The Sharia and Islamic Criminal Justice in Time of War and Peace
By Prof. Ilias Bantekas, Cambridge: Cambridge University Press, 2014, pp 287+ appendices
Reviewed by M Cherif Bassiouni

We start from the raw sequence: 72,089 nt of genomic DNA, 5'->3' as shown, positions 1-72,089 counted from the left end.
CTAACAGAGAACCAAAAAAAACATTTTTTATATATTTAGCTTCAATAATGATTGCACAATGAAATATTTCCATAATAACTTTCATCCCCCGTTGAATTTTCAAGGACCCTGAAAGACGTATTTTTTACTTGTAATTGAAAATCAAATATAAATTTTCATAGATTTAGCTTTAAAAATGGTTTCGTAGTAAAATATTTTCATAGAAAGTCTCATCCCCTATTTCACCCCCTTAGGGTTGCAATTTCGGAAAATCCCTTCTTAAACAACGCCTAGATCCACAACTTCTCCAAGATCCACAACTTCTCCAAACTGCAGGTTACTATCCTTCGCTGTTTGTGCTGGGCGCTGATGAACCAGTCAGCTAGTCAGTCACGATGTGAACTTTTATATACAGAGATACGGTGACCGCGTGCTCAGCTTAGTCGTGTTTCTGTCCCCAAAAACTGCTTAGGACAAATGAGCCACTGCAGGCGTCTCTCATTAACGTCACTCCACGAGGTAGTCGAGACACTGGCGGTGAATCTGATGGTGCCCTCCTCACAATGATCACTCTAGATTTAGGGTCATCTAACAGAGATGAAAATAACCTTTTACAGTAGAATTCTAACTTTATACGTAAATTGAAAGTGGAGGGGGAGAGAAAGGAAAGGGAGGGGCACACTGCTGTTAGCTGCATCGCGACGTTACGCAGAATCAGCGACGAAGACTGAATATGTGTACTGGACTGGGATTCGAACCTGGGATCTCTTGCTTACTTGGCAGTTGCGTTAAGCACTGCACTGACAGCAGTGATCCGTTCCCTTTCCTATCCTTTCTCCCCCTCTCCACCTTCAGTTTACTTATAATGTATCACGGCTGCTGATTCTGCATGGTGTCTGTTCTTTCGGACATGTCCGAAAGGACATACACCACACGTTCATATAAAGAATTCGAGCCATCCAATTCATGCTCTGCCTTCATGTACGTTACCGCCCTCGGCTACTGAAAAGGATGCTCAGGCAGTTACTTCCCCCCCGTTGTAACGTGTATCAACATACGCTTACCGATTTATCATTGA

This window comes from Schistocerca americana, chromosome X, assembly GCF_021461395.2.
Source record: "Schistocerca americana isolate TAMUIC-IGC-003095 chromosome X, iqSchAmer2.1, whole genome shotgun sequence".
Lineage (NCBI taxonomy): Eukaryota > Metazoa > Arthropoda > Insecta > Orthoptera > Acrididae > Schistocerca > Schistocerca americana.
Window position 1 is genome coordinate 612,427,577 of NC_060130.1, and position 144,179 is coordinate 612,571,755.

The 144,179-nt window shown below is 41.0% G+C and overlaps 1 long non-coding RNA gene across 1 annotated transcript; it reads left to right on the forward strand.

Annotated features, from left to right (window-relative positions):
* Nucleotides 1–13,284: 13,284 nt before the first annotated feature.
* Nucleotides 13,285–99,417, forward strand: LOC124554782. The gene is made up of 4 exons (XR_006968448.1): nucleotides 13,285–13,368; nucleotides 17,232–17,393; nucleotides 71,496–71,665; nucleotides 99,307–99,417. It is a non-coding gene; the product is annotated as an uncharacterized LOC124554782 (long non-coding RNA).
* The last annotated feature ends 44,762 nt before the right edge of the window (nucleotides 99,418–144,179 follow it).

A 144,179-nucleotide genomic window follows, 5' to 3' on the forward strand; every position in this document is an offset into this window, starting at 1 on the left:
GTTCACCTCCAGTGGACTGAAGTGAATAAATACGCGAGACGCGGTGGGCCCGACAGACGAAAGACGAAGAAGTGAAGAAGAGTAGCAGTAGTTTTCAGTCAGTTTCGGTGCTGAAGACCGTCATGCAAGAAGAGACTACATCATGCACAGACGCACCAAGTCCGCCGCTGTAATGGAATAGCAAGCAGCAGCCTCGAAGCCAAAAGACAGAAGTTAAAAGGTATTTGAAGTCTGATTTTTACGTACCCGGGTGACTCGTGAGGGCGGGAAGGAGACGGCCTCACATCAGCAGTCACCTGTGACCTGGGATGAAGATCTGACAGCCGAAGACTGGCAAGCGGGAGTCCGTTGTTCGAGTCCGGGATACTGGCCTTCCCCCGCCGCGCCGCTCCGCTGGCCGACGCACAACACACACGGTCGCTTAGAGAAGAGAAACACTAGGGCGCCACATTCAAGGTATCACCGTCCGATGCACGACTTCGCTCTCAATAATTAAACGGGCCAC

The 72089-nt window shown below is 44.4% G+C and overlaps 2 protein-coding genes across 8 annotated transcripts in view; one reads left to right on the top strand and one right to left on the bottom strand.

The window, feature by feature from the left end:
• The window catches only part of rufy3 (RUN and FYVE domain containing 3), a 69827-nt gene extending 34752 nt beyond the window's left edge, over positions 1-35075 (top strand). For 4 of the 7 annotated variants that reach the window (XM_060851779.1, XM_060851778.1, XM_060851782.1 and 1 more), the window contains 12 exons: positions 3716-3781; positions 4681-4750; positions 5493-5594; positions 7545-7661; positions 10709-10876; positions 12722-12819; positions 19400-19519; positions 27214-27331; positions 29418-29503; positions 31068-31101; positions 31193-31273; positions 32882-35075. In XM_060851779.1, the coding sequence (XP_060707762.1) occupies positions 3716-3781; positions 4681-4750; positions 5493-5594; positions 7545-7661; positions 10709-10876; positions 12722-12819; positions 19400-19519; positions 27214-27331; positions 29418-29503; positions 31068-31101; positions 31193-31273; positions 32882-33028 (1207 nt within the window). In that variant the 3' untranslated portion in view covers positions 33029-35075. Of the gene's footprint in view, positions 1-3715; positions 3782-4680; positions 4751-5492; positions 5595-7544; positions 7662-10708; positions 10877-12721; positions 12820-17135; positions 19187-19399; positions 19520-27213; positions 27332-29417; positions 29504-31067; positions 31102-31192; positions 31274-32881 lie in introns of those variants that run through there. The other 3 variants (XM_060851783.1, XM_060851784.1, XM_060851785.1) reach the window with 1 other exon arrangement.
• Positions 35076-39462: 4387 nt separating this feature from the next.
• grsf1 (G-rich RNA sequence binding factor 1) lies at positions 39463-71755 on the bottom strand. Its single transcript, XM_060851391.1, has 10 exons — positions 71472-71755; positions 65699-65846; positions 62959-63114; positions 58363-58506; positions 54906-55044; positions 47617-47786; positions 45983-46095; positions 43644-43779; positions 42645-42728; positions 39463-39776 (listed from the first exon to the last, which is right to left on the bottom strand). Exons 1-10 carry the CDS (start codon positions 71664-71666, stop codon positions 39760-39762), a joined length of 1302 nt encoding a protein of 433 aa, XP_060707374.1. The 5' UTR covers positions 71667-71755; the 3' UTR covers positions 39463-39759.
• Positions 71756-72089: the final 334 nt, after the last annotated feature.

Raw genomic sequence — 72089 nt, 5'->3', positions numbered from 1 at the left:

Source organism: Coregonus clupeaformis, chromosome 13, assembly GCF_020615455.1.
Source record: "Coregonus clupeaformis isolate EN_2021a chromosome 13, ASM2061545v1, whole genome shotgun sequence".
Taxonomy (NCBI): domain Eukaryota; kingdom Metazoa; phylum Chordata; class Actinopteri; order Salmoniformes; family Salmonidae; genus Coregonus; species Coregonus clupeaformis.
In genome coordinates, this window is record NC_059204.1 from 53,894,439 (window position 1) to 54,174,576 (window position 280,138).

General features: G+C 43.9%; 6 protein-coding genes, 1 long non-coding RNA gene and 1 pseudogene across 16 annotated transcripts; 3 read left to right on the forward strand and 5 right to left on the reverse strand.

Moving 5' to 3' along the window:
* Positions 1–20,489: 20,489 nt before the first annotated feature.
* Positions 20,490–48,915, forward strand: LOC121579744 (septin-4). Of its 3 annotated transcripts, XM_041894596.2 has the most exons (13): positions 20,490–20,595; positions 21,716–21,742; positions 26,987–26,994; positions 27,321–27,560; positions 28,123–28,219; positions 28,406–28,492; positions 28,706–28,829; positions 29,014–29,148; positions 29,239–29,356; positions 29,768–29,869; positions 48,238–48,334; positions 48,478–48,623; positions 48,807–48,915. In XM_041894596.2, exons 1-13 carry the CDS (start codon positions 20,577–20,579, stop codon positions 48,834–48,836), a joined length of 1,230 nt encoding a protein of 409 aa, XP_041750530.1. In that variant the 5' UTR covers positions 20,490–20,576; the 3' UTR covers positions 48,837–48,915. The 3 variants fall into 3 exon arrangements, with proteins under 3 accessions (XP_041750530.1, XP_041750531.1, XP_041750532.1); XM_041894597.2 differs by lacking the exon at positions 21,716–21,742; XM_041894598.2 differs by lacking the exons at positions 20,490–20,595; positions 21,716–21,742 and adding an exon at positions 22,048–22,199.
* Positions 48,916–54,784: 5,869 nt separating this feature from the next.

My first reaction to this book was “how does he do it”? Professor Bassiouni is not only universally acclaimed as the father of international criminal law but he is probably the most prolific legal scholar I am aware of. This is not just another book on Islamic law, just another attempt to explain why Islam is compatible with international norms, nor just another book on the periphery of international criminal law. It is much more than all of these taken together. The first chapter, by way of illustration, is probably the best critical introduction I have ever read to Islamic law. If someone were to purchase this book just as an introduction to Islamic law and its sources (an in-depth analysis) it would be worth spending one’s money for just chapter 1. The book overall makes significant inroads in explaining the origins of Islamic concepts in criminal law, criminal justice, international criminal relations, including humanitarian law, and their relation as well as compatibility with relevant concepts in international law.